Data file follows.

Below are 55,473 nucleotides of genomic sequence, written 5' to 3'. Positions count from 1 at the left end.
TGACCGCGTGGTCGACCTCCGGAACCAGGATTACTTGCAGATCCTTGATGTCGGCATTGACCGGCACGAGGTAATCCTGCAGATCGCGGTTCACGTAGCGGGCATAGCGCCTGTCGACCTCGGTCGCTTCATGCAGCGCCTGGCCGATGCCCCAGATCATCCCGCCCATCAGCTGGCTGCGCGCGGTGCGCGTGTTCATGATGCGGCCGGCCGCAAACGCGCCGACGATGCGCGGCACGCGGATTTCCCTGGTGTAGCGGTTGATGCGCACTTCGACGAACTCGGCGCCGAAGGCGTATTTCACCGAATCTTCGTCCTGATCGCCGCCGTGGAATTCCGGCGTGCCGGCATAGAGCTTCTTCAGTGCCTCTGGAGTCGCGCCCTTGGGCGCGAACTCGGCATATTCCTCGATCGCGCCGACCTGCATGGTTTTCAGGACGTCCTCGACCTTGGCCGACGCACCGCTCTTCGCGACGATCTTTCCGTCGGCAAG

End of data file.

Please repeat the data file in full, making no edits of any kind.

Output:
Below are 55,473 nucleotides of genomic sequence, written 5' to 3'. Positions count from 1 at the left end.
TGACCGCGTGGTCGACCTCCGGAACCAGGATTACTTGCAGATCCTTGATGTCGGCATTGACCGGCACGAGGTAATCCTGCAGATCGCGGTTCACGTAGCGGGCATAGCGCCTGTCGACCTCGGTCGCTTCATGCAGCGCCTGGCCGATGCCCCAGATCATCCCGCCCATCAGCTGGCTGCGCGCGGTGCGCGTGTTCATGATGCGGCCGGCCGCAAACGCGCCGACGATGCGCGGCACGCGGATTTCCCTGGTGTAGCGGTTGATGCGCACTTCGACGAACTCGGCGCCGAAGGCGTATTTCACCGAATCTTCGTCCTGATCGCCGCCGTGGAATTCCGGCGTGCCGGCATAGAGCTTCTTCAGTGCCTCTGGAGTCGCGCCCTTGGGCGCGAACTCGGCATATTCCTCGATCGCGCCGACCTGCATGGTTTTCAGGACGTCCTCGACCTTGGCCGACGCACCGCTCTTCGCGACGATCTTTCCGTCGGCAAG